This extraordinary tale appeared in The Medico-Chirurgical Review in 1825:
Rachel Hertz had lived in the enjoyment of good health up to her fourteenth year; she was then of a fair complexion, and rather of the sanguineous temperament. In August 1807, she was seized with a violent attack of cholic, which induced her to apply to Professor Hecholdt, and this … Read more
March 1895, and in the pages of The Lancet, Dr George Herschell is worried. Very worried.
Cycling, rationally pursued, is one of the most health-giving forms of amusement; but when indulged in to excess, or under improper conditions, one of the most pernicious. I have been led to choose this subject for my paper from the fact that my … Read more
Tetanus is a bacterial infection usually contracted through a skin wound – in the days before a vaccine was widely available, cases were fairly common and could follow something as trivial as pricking a finger on a thorn. Before the twentieth century physicians had few therapeutic options. But in 1798 a doctor from New York found a novel way to … Read more
The Canada Medical Journal for 1870 has news from the Raj:
We mentioned the other day the severe injury sustained by one of the young lions at the park from a mauling of its tail by one of the tigers in the adjoining compartment. At first there was reason to believe that no dangerous results would follow, but on Friday … Read more
In 1799, as the French Revolution entered its final phase and Napoleon prepared to seize power, European medics engaged in a pertinent debate. The Medical and Physical Journal reports:
Among other singular questions lately agitated in France and Germany, the following is not the least curious: Whether the separated head of a person suffering on the scaffold be still, for … Read more
News of a curious case reaches London from France:
Mademoiselle Melanie had enjoyed good health up to the age of twenty-one, when she began to suffer from dry cough, with pain in the chest and headache; in January, 1841, she was attacked by pleurisy of the right side, and since then has continued to suffer from pain in that region.… Read more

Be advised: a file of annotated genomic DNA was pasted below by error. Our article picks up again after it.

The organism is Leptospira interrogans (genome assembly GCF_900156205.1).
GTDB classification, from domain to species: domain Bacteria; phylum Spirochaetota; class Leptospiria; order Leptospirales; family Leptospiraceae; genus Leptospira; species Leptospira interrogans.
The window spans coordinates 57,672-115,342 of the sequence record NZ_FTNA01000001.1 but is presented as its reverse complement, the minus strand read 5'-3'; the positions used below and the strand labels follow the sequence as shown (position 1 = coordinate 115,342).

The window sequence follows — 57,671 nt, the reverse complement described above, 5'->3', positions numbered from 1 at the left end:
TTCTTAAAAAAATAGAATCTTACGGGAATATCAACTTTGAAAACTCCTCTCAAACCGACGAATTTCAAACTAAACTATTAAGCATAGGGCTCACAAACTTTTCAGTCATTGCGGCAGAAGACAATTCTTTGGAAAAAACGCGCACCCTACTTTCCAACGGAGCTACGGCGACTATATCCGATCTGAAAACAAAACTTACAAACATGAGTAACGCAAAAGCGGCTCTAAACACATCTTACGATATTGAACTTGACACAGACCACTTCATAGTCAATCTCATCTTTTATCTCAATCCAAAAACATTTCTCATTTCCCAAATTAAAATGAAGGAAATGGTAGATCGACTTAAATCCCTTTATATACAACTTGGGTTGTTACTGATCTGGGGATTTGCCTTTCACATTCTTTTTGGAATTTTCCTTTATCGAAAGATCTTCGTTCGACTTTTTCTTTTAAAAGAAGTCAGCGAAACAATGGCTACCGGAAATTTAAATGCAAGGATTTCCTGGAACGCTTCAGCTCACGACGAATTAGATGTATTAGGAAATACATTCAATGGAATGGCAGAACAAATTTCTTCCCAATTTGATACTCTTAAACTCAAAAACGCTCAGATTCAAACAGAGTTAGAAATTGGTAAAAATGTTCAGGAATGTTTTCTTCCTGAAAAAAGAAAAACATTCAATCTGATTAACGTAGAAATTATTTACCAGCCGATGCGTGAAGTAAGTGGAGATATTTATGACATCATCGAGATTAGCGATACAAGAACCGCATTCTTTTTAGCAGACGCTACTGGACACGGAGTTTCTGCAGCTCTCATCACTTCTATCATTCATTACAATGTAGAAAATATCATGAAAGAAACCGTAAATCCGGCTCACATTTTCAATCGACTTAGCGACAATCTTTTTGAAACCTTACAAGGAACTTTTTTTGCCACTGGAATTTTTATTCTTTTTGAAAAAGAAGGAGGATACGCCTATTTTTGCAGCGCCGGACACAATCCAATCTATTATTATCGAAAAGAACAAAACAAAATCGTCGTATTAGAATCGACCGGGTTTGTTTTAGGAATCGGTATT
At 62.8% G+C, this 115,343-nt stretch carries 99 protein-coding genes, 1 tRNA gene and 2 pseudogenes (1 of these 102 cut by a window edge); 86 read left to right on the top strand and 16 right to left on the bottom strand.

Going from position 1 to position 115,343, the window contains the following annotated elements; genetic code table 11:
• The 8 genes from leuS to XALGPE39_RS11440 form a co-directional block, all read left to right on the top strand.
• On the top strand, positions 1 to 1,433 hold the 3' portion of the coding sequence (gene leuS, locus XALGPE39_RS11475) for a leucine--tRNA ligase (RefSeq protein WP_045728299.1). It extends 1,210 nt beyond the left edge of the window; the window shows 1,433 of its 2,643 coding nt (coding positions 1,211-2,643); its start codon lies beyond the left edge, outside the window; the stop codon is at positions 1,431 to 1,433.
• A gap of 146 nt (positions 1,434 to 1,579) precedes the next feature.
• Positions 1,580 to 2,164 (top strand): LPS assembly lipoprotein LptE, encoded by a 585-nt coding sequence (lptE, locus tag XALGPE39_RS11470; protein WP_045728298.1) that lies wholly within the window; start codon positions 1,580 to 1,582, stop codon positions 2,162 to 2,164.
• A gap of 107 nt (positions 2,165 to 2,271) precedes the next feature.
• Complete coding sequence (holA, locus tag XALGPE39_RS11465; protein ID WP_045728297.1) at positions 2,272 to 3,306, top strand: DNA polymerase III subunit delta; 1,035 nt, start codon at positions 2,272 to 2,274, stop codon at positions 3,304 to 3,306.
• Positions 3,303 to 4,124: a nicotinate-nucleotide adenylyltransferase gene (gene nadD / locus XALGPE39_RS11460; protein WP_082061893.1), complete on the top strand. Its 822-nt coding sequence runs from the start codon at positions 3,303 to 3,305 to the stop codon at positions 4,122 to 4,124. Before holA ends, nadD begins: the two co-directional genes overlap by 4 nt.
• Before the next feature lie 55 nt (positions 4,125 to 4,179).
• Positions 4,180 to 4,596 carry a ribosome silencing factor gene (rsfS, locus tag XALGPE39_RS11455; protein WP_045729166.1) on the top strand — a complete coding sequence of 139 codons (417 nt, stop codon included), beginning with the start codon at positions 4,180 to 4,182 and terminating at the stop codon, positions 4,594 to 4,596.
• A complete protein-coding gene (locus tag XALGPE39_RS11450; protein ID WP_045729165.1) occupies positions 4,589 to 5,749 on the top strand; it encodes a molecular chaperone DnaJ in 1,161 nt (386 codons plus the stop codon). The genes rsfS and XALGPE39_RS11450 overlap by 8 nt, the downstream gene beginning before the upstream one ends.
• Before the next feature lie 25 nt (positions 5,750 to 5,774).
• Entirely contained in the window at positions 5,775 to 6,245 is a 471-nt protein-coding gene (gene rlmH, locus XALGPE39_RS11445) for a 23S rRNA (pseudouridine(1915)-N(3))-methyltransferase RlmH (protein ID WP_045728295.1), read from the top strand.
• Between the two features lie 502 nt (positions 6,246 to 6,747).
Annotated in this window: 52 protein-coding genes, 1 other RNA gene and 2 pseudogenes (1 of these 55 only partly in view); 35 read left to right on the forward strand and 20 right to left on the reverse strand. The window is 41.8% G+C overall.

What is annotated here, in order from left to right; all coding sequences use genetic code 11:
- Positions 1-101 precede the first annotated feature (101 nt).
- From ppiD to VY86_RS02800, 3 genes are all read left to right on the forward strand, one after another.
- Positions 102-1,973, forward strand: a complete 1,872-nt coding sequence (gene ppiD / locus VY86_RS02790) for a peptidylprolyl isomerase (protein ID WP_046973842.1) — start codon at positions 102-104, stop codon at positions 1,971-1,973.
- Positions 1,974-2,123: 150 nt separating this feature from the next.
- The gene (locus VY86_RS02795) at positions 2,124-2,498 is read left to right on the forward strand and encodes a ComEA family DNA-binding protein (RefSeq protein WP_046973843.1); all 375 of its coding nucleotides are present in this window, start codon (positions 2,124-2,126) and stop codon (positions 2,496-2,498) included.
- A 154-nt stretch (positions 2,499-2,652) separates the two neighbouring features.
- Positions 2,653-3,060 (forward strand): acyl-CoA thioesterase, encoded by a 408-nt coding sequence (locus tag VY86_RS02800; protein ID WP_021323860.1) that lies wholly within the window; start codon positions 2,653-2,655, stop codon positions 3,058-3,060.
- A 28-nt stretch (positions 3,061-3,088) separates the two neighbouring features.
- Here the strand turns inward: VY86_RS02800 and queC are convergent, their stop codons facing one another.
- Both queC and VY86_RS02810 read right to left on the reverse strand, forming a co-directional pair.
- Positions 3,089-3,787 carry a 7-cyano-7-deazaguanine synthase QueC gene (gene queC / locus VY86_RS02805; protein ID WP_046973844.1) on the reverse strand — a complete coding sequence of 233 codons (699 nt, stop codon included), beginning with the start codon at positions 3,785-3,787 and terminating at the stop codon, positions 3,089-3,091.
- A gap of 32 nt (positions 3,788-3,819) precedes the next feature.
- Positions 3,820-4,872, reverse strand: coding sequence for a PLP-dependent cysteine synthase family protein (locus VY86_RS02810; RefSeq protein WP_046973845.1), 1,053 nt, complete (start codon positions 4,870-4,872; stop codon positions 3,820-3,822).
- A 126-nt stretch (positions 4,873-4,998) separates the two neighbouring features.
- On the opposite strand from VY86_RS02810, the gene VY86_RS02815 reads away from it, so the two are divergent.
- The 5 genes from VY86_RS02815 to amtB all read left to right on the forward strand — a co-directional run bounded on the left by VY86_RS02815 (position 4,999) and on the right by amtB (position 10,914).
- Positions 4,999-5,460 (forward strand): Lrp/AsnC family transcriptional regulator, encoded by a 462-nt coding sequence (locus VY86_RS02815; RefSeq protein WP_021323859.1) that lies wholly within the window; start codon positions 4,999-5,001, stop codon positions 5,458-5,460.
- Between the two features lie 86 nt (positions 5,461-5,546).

A previous post about the boy who vomited millipedes proved surprisingly popular – so when I came across this tale of a girl who cried spiders it seemed too good to waste.
On February 5th 1840, Dr Lopez, a physician from Mobile, Alabama, visited a young woman in Charleston. The previous week she had been staying with friends in … Read more
Compulsive swallowers have always featured heavily in medical literature. There are numerous cases in 19th-century journals – but most of the individuals concerned were obviously suffering from some kind of mental illness. This, from the Medico-Chirurgical Transactions for 1823, is the first I’ve come across in which the patient was swallowing knives for a laugh.
In the month … Read more
On September 22nd 1846, Dr James Tunstall of Bath wrote to Sir Charles Napier, the Governor of Scinde (then part of the Raj; now Sindh Province in Pakistan). The province had been suffering from an epidemic of cholera, and Dr Tunstall believed he could help:
Sir -The alarming fatality that has attended the progress of the cholera morbus in … Read more
The editor of the Boston Medical and Surgical Journal surely had no idea of the furore that he was provoking in March 1839 when he published an inoffensive little article about parish priests:
Within less than twenty years a new disease has been developed in this country, which is almost exclusively confined to parish ministers. It is a loss of … Read more